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The REGENTS ...And How We Know They Care

The UC Regents, those compassionate overlords who love students and UC employees almost as much as they love nuclear bombs and money, are at it again, spending money they “don’t have? for “the good of the university.? The Regents quietly created a new $192,000 management position for the longtime partner of our new chancellor, Denice Dee Denton.
Gretchen Kalonji, a professor of materials science at University of Washington in Seattle, has been hired as director of international strategy development. She will also receive a tenured professionship at one of the UC campuses, most likely (drum roll please) UC Santa Cruz. According to UC President Robert Dynes, Kalonji’s hiring was part of the recruitment package offered to Denton, Kalonji’s partner of seven years. Denton will take over as chancellor in February and will receive a salary of $275,000, a 2% increase over the position’s current salary of $269,500. She will also receive a moving allowance of $68,750.

In addition to Kalonji’s $192,000 annual salary, the regents will provide her with an allowance of $50,000 to help her transition to California and pay for her moving expenses. This is quite a substantial increase from her $134,424 salary at the University of Washington, where she holds the Kyocera chair in the Department of Materials Science and Engineering.

As director of international strategy development for the UC system, Kalonji will be responsible for creating the first coordinated and comprehensive international strategy in UC history. UC President Robert C. Dynes said that her hiring is part of an “internationalization? strategy that is needed to keep the university competitive in the future and to enhance its role as a driver of economic progress. Don’t worry, the fact that Denton wouldn’t take the chancellor position without Kalonji has nothing to do with the fact that the Regents approved her hiring in closed session.

M.R.C. Greenwood, UC provost and former UCSC chancellor defended the hiring by saying that UC officials were talking about creating a strategy position when Kalonji became available. “This is one of the most talented women engineers in the country who has turned her skills to developing international strategies, something which the University of California doesn’t really have right now,? said Greenwood.

Mary Higgins, president of the Coalition of University Employees (CUE), which represents 16,000 clerical employees throughout the UC system, said she was concerned that UC would make such a hire at a time of cutbacks. “If you’re sitting there at the regents’ meeting, and you’re hearing the students talk about how difficult it is to make ends meet and then they turn around and do something like this, it’s just so arrogant. It’s so unethical,? commented Higgins to the Santa Cruz Sentinel.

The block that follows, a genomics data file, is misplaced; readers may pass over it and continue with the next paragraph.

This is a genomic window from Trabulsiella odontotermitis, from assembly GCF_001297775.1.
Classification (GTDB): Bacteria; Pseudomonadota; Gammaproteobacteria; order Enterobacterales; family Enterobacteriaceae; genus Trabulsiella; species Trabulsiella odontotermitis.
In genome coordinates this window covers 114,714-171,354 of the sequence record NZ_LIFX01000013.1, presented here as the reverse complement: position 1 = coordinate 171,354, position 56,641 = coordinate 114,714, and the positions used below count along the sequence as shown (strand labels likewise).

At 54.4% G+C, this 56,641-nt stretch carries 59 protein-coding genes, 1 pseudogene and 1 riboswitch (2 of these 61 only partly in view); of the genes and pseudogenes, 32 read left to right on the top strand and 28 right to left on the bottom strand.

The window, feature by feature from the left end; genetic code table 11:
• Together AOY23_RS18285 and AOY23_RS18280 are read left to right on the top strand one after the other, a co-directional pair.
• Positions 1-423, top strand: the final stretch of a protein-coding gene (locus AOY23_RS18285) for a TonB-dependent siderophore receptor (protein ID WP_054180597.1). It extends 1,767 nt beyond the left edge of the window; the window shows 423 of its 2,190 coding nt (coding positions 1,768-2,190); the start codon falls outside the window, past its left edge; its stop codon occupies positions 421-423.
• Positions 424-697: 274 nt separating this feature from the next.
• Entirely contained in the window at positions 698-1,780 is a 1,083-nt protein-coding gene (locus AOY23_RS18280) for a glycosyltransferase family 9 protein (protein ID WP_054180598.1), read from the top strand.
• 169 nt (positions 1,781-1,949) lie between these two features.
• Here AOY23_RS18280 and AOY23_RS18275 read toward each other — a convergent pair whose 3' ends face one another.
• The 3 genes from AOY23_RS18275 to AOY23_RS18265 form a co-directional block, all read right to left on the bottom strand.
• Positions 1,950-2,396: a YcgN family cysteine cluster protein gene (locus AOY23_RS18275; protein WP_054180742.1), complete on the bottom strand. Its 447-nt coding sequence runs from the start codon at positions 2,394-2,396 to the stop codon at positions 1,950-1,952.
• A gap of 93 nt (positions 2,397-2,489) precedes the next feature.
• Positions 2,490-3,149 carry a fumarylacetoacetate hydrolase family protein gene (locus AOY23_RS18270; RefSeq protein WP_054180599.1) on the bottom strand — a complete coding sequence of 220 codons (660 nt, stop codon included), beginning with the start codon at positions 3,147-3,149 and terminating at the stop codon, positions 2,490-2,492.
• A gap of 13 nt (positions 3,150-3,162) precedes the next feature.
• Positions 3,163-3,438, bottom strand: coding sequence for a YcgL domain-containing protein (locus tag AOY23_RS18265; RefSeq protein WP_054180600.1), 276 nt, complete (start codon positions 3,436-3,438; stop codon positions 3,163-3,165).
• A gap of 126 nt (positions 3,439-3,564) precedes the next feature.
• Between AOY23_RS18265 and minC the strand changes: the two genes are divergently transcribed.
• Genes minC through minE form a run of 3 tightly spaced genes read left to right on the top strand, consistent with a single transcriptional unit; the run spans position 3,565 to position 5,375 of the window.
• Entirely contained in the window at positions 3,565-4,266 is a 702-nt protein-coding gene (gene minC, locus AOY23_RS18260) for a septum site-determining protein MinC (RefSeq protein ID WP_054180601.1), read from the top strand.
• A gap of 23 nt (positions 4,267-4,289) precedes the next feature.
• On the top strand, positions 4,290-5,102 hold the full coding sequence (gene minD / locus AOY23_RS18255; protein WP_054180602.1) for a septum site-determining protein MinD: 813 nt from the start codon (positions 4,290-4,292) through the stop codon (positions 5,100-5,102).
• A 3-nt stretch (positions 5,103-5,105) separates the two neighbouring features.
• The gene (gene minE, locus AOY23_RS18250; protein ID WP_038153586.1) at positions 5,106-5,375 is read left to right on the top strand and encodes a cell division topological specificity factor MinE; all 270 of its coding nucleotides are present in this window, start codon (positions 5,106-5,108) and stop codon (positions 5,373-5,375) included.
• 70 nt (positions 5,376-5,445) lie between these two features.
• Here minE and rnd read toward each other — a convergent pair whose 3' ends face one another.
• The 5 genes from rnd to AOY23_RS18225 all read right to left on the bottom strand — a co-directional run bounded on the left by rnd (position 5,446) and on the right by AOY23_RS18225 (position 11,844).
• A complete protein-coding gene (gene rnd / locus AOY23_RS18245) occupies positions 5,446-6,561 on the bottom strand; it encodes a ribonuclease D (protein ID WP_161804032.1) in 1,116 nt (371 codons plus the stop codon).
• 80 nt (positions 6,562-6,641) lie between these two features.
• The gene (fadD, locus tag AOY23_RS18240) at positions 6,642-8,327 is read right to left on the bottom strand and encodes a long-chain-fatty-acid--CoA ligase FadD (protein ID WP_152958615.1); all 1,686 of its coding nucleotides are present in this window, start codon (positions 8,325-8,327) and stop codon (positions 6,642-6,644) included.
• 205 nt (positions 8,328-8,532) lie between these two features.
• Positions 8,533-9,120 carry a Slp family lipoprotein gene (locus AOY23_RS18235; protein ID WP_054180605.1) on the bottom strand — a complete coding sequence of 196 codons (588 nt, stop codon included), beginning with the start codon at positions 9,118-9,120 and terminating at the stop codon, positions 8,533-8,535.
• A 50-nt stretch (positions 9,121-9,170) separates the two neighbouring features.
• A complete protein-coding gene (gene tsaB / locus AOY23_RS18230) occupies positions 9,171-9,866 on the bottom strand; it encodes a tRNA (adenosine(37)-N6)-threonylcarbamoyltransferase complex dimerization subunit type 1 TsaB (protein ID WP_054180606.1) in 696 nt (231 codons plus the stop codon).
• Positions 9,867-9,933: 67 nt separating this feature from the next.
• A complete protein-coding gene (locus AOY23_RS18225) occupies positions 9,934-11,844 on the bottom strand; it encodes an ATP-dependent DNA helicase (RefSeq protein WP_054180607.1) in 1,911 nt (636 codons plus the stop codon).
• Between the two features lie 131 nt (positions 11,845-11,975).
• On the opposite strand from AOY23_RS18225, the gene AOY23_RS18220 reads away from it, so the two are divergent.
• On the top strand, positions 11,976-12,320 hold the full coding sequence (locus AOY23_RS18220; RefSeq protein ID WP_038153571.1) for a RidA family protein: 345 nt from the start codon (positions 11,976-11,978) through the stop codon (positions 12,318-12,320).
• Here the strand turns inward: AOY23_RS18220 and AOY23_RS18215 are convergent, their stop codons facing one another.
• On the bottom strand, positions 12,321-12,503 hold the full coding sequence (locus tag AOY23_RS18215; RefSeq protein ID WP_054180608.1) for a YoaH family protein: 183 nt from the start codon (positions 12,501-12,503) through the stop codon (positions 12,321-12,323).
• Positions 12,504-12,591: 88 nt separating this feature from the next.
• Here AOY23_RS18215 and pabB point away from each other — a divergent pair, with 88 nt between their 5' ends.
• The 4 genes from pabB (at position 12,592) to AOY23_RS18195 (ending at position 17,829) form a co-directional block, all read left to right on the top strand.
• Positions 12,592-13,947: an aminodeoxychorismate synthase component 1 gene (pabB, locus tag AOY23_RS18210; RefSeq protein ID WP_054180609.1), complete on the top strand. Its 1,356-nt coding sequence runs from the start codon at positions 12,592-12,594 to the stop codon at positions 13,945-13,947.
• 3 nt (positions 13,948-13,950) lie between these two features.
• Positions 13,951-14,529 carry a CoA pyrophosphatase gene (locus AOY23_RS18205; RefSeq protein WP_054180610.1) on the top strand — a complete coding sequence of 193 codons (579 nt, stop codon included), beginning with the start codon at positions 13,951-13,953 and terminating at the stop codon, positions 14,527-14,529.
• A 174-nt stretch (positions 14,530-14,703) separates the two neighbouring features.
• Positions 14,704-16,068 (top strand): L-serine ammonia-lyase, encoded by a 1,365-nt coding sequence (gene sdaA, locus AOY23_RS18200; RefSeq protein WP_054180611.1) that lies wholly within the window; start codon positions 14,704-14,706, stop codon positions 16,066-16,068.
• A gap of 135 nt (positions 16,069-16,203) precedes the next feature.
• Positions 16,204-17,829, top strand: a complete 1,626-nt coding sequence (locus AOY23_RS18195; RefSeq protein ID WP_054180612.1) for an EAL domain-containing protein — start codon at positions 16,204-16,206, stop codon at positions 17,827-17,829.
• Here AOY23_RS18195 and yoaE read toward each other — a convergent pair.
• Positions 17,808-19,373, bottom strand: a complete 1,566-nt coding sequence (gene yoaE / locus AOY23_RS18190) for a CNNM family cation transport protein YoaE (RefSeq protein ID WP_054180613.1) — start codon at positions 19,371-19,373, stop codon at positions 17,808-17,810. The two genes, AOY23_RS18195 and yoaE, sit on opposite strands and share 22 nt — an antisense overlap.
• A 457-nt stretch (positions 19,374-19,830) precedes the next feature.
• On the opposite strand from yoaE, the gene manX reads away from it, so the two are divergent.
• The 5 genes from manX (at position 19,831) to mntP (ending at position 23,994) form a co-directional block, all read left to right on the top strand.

“There is a moral issue here,? added Julian Posadas, executive board member for AFSCME Local 3299 at UCSC. “It’s kind of insulting that the university can create these high-paying jobs when they have workers on campus in poverty wages.?

At UCSC, CUE represents 625 administrative assistants, library assistants, program assistants, college and department advisors, secretaries, public safety dispatchers, childcare assistants, cashiers, and more. The majority of CUE workers on our campus earn less than $35,000 a year. AFSCME (American Federation of State, County, and Municipal Employees) Local 3299 represents 550 low-wage service workers on our campus. These are the hard-working folks who clean our classrooms and dorms, prepare and serve our food, maintain the grounds and buildings, and drive our shuttle buses. The average service worker on our campus earns $23,317 per year, which comes out to $11.17 per hour. According to the Community Action Board in Santa Cruz, working 40 hours a week, an employee would need at the very least $18.84 an hour in order to survive in Santa Cruz.

It is nice to know that the Regents have their priorities in order. Assuring that the UC system can stay competitive in the future is much more important than ensuring the survival of UC employees.
 
 


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Re: The REGENTS ...And How We Know They Care

The UC Regents care??? What?

I am a UCSC alumni preparing for graduate study in Public Policy. UCLA is one of the schools I applied to. I just found out today that the UC Regents decided to add a $4000 "Professional Fee" to Public Health, Public Policy and International Relations graduate programs, UC-wide. That brings in-state tuition to $11,000. I'm looking at schools in other states, where even as an out-of-state student it will cost me less.

I can't fathom why the UC Regents would want to DISCOURAGE students from attending California professional graduate schools.
 

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